Even when a child is identified as having problems, the teacher doing the job of special needs co-ordinator has, on average, only two minutes a week to spend on administering the support the child should get in school.
While much has been written and said on curriculum overload, little attention has been paid to the effects of the Special Educational Needs Code of Practice. Introduced by the 1993 Education Act and requiring schools to "have regard" for assessing pupils' special educational needs, it involves complex methods of recording pupil progress and, apart from providing resources for training, its staffing cost implications were not recognised by government.
Although there are high levels of support among teachers for the code, many schools have found its implementation very difficult. While there are management and workload problems in secondary schools, it is in primary schools that the strains appear. Unlike their colleagues in secondary schools, primary special educational needs co-ordinators are usually expected to carry out their duties on their own.
This week, the National Union of Teachers has published the results of the biggest survey yet conducted of the effects of the code on co-ordinators .
The research, conducted by Professor Ann Lewis, of Warwick University, involved a detailed questionnaire being sent to all special needs co-ordinators. Around 2,200 schools replied.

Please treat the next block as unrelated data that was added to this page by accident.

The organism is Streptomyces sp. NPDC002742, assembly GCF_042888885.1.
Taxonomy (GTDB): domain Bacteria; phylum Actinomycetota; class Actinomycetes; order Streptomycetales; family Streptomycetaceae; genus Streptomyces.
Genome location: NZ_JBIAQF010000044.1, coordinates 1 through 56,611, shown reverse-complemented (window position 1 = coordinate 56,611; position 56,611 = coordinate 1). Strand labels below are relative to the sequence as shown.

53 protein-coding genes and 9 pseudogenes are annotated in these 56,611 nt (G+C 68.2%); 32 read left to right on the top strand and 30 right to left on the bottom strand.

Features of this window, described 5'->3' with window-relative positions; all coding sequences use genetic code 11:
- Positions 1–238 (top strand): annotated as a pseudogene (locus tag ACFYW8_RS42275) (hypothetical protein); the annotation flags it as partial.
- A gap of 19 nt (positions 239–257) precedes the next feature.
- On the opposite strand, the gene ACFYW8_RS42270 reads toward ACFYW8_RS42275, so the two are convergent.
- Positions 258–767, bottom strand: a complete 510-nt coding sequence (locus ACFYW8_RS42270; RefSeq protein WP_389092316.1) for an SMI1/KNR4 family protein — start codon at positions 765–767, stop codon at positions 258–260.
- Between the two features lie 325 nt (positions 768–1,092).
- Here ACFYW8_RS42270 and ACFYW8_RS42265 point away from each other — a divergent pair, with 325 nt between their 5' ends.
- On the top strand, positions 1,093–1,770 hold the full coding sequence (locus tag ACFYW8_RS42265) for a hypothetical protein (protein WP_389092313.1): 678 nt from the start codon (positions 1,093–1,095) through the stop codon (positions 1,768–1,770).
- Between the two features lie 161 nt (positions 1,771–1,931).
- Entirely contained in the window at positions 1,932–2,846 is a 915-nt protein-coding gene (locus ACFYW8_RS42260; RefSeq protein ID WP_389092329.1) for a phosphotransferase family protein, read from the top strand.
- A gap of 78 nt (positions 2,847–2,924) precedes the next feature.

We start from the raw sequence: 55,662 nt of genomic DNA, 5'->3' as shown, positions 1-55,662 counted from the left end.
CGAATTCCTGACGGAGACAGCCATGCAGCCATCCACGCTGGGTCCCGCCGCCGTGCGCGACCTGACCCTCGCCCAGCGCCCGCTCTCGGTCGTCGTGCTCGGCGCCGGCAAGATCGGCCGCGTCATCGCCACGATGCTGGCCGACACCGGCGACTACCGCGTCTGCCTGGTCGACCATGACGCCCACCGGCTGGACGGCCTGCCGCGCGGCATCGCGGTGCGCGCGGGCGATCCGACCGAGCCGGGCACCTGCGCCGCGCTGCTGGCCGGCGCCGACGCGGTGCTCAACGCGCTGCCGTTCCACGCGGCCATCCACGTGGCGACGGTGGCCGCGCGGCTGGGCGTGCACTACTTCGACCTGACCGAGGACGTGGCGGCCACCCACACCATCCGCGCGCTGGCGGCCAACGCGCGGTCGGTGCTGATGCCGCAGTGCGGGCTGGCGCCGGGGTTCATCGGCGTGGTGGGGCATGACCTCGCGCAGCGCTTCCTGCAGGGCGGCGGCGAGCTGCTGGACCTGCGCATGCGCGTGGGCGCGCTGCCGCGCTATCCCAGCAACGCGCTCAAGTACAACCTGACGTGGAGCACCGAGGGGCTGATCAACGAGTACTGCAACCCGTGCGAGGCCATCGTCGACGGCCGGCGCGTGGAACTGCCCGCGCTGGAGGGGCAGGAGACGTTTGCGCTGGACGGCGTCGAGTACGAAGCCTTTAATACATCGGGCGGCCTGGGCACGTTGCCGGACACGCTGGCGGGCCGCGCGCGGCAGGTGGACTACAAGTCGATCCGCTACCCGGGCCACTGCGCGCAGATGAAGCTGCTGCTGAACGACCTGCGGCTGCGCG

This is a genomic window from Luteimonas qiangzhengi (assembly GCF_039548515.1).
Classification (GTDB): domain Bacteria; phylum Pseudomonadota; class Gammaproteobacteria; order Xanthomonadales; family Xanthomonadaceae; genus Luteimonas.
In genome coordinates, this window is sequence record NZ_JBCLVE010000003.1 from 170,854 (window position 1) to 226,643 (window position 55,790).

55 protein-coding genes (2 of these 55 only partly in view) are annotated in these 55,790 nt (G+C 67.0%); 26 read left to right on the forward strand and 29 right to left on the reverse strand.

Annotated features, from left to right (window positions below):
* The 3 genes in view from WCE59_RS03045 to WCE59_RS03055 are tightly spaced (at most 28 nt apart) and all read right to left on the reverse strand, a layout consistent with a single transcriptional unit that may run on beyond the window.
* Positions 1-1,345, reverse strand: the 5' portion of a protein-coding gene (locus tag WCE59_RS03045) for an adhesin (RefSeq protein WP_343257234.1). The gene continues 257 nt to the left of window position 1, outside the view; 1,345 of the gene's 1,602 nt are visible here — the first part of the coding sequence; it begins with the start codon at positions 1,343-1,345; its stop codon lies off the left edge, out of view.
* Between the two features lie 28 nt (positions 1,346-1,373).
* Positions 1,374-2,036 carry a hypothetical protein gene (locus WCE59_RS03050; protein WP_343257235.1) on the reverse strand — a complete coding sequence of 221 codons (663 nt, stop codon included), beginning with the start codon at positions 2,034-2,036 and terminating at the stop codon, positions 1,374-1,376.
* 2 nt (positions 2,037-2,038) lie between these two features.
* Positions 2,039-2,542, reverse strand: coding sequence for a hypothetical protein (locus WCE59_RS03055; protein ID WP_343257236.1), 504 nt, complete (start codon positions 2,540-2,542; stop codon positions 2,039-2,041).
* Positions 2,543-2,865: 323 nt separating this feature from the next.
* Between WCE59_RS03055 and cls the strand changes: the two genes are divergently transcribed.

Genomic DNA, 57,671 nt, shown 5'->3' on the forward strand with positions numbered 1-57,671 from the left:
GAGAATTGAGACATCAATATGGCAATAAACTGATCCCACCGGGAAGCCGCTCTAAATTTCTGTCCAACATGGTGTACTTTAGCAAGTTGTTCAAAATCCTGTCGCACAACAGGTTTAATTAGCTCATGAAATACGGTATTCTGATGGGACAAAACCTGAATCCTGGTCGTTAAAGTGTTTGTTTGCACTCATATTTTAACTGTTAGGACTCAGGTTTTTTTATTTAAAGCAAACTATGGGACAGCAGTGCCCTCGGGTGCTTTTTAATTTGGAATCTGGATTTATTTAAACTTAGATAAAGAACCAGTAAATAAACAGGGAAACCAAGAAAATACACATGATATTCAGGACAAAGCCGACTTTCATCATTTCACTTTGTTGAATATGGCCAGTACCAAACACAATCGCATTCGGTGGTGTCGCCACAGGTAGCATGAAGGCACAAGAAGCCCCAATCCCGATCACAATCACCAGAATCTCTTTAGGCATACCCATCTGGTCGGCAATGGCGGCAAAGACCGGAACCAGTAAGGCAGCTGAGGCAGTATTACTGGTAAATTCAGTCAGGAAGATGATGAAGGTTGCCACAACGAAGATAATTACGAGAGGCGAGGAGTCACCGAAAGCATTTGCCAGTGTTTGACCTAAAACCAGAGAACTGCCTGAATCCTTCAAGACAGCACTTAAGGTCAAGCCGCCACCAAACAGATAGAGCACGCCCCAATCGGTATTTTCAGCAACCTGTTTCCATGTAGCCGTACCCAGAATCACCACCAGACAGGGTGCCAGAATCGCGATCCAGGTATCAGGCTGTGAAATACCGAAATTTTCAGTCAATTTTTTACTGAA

Assessing all pupils for special educational needs is vital if early detection of need can take place. Yet the research shows that some primary co-ordinators have only tiny amounts of time available for this crucial job.
Even where co-ordinators have preparation or "non-contact" time during the school day, the amount of time available on average per pupil with special needs only reaches four minutes a week.
Non-contact time is inadequate. Such time should at least be doubled. Lack of finance is the overwhelming factor interfering with the implementation of the code. This funding shortage hits primary schools hardest. For many primary co-ordinators, additional responsibilities arising from the code are not rewarded financially.
The report contains many other fascinating findings. For example, nearly half the co-ordinators who replied were dissatisfied with the quantity of local education authority psychological service advice available to schools. This advice is critical for the identification of significant special educational need.
Primary teachers, yet again, have had to shoulder additional responsibilities with little recognition from the Government. While the teachers have carried out these extra duties with professionalism, the strains show through .
The Warwick University research comes to a depressingly familiar conclusion. Teachers' professionalism is again being taken for granted and their commitment exploited. I want the Secretary of State and the Chief Inspector to take note.
The writer is General Secretary of the National Union of Teachers.